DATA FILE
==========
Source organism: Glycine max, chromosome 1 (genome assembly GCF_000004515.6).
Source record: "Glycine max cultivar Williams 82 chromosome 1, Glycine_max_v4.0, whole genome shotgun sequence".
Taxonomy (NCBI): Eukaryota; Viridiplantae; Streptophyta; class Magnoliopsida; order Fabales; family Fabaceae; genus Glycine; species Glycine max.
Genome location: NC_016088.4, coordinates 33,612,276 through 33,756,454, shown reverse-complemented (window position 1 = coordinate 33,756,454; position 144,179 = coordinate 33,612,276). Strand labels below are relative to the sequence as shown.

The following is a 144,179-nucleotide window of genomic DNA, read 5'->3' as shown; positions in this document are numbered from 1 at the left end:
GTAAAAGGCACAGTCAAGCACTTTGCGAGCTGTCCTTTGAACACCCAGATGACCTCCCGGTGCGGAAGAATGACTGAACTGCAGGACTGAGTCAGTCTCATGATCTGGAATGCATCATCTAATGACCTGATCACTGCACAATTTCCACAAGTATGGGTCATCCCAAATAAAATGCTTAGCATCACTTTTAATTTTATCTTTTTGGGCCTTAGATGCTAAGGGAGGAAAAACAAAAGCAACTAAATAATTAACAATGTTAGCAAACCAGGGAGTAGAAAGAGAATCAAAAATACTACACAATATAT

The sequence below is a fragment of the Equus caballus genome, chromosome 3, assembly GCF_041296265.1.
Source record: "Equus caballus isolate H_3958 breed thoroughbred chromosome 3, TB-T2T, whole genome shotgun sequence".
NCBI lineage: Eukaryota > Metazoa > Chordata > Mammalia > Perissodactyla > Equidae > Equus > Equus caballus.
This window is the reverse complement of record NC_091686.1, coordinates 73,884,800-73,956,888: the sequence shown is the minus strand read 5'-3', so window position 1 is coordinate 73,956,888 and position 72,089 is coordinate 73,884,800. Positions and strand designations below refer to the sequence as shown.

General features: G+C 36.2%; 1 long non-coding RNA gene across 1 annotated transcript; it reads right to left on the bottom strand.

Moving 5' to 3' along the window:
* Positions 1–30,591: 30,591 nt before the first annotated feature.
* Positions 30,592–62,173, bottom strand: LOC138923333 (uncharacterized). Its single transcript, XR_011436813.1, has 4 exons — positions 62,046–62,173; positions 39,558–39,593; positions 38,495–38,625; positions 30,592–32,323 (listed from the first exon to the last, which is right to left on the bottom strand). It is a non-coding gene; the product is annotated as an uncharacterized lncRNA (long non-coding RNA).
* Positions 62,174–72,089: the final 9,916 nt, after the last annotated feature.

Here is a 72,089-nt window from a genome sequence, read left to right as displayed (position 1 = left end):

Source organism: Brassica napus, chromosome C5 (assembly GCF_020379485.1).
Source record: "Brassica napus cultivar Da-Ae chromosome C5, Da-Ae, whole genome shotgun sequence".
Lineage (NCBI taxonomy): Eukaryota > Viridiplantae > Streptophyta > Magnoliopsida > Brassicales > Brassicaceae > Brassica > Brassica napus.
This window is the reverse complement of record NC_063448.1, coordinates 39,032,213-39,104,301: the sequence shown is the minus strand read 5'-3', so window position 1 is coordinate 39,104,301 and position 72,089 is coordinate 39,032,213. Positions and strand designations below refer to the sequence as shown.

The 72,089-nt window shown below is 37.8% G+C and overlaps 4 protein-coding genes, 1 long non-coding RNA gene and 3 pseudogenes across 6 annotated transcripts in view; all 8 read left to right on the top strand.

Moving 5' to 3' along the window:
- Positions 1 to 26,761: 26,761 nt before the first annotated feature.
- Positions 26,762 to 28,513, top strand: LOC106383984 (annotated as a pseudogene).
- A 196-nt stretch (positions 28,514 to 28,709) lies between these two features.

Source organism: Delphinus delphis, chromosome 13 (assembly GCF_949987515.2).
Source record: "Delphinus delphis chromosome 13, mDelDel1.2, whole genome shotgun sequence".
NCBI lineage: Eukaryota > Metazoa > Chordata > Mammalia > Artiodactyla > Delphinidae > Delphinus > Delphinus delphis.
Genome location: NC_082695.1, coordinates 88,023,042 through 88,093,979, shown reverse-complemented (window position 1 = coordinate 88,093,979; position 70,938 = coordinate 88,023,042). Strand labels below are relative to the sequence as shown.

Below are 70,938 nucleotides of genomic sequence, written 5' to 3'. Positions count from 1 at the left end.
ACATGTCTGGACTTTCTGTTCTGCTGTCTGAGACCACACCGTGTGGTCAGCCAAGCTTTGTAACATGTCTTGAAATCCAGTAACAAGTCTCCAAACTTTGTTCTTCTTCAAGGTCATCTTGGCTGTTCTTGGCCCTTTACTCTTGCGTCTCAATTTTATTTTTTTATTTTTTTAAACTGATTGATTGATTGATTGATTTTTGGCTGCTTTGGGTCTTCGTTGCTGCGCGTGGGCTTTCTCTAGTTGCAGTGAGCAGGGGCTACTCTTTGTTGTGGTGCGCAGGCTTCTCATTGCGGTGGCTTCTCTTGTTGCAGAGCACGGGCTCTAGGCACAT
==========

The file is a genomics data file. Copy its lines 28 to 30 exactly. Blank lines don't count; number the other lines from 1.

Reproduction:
NCBI lineage: Eukaryota > Metazoa > Chordata > Mammalia > Artiodactyla > Delphinidae > Delphinus > Delphinus delphis.
Genome location: NC_082695.1, coordinates 88,023,042 through 88,093,979, shown reverse-complemented (window position 1 = coordinate 88,093,979; position 70,938 = coordinate 88,023,042). Strand labels below are relative to the sequence as shown.

Below are 70,938 nucleotides of genomic sequence, written 5' to 3'. Positions count from 1 at the left end.